The U.S. Senate has rejected an amendment to a small-business bill that would have extended a popular tax credit for biodiesel fuel makers, drawing ire from lawmakers and others who supported the measure.
Sen. Chuck Grassley, R-Iowa, quickly condemned Thursday’s 41-58 vote against his amendment, even as the Senate approved the full small-business bill itself.
Grassley’s amendment would have extended for one year, through Dec. 31, the Section 40A income tax credit for biodiesel and renewable diesel.
Grassley and Sen. Maria Cantwell, D-Wash., filed a bill in August 2009 that would have extended the biodiesel tax credit for five years, but the bill was never acted on.
Since then, the Iowa Republican has pushed to extend the credit and tried twice to get unanimous consent to pass the credit, only to be objected to by Democrats, he said.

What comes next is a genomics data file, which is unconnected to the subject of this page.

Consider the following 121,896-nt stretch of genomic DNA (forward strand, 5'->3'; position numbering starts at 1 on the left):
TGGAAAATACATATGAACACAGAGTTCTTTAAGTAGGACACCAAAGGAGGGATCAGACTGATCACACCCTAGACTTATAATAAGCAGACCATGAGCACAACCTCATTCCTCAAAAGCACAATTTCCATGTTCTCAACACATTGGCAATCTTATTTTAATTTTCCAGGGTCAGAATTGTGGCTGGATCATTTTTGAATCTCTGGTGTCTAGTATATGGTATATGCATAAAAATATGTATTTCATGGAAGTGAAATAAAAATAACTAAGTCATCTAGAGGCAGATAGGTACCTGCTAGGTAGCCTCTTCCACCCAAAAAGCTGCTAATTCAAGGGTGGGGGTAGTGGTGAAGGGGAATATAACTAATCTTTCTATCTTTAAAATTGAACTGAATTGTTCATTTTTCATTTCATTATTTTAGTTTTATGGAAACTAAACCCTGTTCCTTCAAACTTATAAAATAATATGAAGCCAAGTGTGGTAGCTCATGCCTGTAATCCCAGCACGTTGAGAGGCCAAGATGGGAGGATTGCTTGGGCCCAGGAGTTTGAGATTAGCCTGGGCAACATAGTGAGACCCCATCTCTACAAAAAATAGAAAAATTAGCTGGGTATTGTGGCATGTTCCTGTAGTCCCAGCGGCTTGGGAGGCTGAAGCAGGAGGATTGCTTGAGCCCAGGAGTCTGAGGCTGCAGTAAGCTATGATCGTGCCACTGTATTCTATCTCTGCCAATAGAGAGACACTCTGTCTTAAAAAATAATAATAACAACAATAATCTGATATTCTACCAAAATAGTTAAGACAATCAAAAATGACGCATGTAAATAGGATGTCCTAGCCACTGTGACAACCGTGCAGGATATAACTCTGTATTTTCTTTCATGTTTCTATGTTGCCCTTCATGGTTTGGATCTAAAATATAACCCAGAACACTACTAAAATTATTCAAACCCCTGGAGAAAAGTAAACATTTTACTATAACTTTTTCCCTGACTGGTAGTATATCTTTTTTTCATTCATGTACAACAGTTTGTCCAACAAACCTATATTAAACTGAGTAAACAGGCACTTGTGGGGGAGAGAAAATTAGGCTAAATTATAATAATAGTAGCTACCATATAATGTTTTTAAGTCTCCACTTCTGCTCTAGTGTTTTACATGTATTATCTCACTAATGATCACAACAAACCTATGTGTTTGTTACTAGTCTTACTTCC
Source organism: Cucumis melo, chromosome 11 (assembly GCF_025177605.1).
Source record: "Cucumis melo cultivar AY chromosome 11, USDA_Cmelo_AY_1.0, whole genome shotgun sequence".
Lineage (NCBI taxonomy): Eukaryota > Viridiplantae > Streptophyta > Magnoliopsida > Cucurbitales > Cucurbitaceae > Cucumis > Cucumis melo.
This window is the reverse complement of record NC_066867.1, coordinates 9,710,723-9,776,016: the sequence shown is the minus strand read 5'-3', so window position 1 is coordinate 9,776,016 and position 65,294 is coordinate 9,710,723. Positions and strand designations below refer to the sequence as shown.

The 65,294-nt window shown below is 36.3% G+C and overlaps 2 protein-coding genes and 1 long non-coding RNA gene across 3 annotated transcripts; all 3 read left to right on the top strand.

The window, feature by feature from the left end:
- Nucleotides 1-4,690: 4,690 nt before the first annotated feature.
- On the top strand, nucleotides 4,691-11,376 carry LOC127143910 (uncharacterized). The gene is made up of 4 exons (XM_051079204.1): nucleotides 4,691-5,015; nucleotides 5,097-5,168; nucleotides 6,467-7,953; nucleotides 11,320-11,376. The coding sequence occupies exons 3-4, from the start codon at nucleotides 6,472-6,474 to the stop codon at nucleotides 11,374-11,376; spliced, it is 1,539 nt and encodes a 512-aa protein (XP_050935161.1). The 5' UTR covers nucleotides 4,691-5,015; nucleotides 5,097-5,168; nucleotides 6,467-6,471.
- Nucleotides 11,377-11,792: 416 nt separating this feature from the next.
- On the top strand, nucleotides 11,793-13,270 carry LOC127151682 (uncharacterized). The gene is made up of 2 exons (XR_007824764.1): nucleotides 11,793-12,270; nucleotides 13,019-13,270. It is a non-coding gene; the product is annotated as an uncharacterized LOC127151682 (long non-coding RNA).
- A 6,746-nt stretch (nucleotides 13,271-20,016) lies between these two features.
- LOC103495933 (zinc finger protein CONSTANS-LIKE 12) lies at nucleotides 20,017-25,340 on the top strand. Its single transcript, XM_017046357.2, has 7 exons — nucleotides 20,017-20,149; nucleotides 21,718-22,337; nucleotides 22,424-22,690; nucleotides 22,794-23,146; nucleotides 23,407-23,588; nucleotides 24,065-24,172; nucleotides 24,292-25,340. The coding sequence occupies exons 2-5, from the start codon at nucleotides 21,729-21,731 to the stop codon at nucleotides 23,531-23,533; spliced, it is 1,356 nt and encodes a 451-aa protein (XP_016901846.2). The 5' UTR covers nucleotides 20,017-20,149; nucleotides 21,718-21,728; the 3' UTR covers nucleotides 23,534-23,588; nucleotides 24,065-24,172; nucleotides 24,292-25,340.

In April, Grassley joined with Sen. Kent Conrad, D-N.D., in introducing another bill to extend several tax credits and a tariff designed to support domestic ethanol and biodiesel producers, in hopes of bolstering the domestic alternative fuel industry while jump-starting job creation.
That bill would, if passed, move back the expiration date on a series of ethanol tax credits included in the original Green Jobs Act, approved by Congress as part of the Energy Independence and Security Act of 2007. The bill has not made it beyond the committee stage as of yet.
According to its sponsors, the bill would extend the current 45 cents per gallon volumetric ethanol excise tax credit, also known as the blenders’ credit, and the 10 cents per gallon small ethanol producers tax credit for five years. Both credits, originally scheduled to expire Dec. 31, would be reauthorized through the end of 2015 under the bill.
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